Elder Stevenson Urges Use of Technology to Spread ‘Knowledge of a Savior’
Apostle says benefits of social media outweigh risks
The Mormon apostle spoke about the Church’s use of technology and social media to share the gospel. He was the concluding speaker at the two-day annual event in Provo, Utah, May 5, 2017.
“There are so many applications for the use of technology in appropriate and inspired ways. We should do all we can to teach the righteous use of technology to the rising generation, and warn and prevent the unrighteous use and associated hazards as well. This should help assure that the benefits of technology will outweigh the associated risks,” Elder Stevenson told the large crowd assembled at the Marriott Center. “Ours is the message of peace. You are the lovely messengers that preach it. And you can do this through these new and exciting channels of technology.”
“Historically, advancements in print and the invention of radio and TV enabled the message of the Restoration (of the gospel of Jesus Christ) to go throughout the world,” he said.
Elder Stevenson said the Church has been adopting new technologies to build The Church of Jesus Christ since it was organized in 1830. That same year, 5,000 copies of the Book of Mormon were printed. Since that time, more than 175 million copies have been printed in many languages.
He said the Church officially began using the internet as a messaging and communication vehicle in 1996 when LDS.org was launched for members. The website receives over 24 million new visitors a year and over 1 million average visitors each week. In addition, Mormon.org receives over 16 million visitors a year, primarily those not of the faith.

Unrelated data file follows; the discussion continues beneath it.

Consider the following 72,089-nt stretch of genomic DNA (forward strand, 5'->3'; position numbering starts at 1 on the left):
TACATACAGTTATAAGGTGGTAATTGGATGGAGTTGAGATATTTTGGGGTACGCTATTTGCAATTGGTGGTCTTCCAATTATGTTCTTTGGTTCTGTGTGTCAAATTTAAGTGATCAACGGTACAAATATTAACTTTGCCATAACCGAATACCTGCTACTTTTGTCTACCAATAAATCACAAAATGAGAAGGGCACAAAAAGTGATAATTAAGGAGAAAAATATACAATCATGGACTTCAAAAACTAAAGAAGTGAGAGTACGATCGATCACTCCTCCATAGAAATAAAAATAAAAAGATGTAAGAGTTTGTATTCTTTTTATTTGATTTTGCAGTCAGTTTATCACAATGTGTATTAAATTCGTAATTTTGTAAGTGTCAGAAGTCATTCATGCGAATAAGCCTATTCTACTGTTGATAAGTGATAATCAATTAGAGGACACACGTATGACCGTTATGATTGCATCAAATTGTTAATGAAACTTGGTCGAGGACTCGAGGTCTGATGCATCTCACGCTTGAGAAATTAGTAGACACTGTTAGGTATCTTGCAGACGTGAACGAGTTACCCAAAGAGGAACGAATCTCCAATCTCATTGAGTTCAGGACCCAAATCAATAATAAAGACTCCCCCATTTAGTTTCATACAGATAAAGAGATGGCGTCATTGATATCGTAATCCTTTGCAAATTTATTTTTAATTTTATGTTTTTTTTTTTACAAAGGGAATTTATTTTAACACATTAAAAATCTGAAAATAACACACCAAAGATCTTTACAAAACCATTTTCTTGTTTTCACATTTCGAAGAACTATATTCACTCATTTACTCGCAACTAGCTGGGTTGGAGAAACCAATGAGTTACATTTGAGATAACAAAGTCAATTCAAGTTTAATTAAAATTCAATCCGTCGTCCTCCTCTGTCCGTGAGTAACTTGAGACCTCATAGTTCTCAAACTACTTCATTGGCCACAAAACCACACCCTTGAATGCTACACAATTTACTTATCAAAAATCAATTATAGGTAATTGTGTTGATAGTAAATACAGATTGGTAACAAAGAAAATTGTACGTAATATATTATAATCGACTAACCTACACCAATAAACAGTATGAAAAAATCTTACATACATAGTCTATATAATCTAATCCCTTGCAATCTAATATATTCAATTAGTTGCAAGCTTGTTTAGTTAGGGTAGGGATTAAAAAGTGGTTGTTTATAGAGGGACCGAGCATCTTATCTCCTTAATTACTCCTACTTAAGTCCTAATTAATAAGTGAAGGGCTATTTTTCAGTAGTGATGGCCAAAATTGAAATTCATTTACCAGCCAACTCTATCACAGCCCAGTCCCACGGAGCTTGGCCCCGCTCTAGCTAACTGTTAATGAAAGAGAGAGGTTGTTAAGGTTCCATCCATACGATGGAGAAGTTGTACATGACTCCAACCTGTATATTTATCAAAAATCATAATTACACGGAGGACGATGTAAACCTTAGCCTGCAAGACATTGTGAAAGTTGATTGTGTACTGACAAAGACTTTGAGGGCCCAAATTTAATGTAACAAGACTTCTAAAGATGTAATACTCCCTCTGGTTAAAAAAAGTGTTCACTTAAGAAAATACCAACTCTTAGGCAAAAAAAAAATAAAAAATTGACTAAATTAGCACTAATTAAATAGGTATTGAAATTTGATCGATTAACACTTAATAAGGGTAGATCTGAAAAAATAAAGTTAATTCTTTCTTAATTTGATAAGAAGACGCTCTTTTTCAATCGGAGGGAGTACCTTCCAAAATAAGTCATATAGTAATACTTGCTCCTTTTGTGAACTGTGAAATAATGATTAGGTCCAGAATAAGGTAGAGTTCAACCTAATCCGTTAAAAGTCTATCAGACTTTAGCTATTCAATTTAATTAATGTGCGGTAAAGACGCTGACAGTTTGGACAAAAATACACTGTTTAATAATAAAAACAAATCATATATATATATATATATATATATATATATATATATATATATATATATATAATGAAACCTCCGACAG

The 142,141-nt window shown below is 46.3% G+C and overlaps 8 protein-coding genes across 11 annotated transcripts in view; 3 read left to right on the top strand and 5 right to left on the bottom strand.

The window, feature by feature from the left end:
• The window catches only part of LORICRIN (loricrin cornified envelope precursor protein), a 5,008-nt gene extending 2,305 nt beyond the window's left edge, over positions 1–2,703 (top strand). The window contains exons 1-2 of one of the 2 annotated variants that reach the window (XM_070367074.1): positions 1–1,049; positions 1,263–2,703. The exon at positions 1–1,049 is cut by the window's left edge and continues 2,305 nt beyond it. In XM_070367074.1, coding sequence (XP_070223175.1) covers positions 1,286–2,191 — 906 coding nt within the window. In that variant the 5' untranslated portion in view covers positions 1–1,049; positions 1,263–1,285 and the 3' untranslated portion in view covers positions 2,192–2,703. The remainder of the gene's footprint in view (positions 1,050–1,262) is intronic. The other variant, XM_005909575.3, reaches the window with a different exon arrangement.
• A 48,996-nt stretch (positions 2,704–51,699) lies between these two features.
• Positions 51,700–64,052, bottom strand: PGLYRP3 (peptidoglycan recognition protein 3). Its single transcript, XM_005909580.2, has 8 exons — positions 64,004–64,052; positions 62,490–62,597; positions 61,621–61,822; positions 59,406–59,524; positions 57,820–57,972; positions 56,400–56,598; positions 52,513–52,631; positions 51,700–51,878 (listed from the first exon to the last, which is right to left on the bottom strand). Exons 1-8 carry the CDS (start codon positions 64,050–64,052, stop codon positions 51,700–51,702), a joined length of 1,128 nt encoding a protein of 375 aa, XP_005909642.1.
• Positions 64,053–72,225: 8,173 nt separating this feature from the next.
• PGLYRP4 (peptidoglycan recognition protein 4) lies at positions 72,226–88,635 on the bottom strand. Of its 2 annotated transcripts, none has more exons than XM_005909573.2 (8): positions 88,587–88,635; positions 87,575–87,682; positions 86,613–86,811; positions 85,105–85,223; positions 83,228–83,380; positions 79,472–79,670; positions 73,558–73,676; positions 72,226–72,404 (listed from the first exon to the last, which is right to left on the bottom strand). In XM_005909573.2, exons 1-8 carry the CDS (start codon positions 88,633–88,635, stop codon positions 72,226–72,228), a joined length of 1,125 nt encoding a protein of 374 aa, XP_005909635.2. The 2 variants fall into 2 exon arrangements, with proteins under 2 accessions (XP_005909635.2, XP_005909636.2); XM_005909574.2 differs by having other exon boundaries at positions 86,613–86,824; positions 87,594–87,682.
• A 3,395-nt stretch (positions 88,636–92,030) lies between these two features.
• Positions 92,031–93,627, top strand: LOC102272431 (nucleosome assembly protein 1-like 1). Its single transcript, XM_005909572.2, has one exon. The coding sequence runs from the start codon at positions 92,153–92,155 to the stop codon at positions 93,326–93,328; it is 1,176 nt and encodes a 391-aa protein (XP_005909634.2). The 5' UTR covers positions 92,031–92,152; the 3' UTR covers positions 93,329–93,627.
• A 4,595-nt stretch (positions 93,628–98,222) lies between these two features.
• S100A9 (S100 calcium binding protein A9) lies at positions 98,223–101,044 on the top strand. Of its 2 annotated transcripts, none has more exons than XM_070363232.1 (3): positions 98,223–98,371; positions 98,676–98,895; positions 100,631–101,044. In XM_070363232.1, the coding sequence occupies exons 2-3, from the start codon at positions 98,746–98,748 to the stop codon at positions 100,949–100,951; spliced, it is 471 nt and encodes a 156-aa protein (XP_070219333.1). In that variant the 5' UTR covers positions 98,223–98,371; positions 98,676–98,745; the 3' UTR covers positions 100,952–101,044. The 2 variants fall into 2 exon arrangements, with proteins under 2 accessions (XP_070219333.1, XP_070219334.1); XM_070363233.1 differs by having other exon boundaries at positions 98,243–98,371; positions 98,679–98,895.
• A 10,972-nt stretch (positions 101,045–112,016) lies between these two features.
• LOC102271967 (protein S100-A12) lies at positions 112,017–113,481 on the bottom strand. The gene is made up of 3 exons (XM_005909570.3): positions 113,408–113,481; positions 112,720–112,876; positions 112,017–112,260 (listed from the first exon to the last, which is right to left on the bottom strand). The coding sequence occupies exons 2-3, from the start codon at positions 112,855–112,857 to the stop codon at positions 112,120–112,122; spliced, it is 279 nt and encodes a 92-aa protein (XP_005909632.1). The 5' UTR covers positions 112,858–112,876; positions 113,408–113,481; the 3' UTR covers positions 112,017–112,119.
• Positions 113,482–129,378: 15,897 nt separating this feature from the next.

“Beginning in about 2010, the Church began an earnest adoption of use of social media to accomplish ‘spreading the knowledge of a Savior’ (Mosiah 3:20),” Elder Stevenson reported.
For example, he pointed to an Easter Twitter post by Elder David A. Bednar of the Quorum of the Twelve that was viewed 210,000 times.
He said the Church’s Missionary Department is also exploring “practical ways” social media can be utilized by missionaries in the field. The Church also released its first app for smartphones in 2007.
Elder Stevenson cautioned, “The world usually is just not as bright as it appears on social media. Nevertheless, there is much good that has and will come through these new communication platforms.”
He said, “[Social media] is often filled with beautiful images of home decor, wonderful vacation spots and elaborate food preparation. The danger of course is that many become discouraged that they seemingly don’t measure up to this idealized virtual reality.”
The senior Church leader also warned that the use of social media and mobile apps may be time consuming and lead to less face-to-face interaction that may harm the development of social skills in many young people.
Elder Stevenson continued, “The hazards associated with inappropriate content cannot be understated. There is an increasing epidemic of pornography addiction in society, which is negatively affecting and victimizing even Church members and families.”
“I would like to invite each of you to more fully consider your role to preach the gospel of peace,” he concluded. “May each of you have the courage to blog, pin, like, share, post, friend, tweet, snap and swipe up in a way that will glorify, honor and respect the will of our loving Heavenly Father.”
This article is republished with permission from The Church of Jesus Christ of Latter Day Saints
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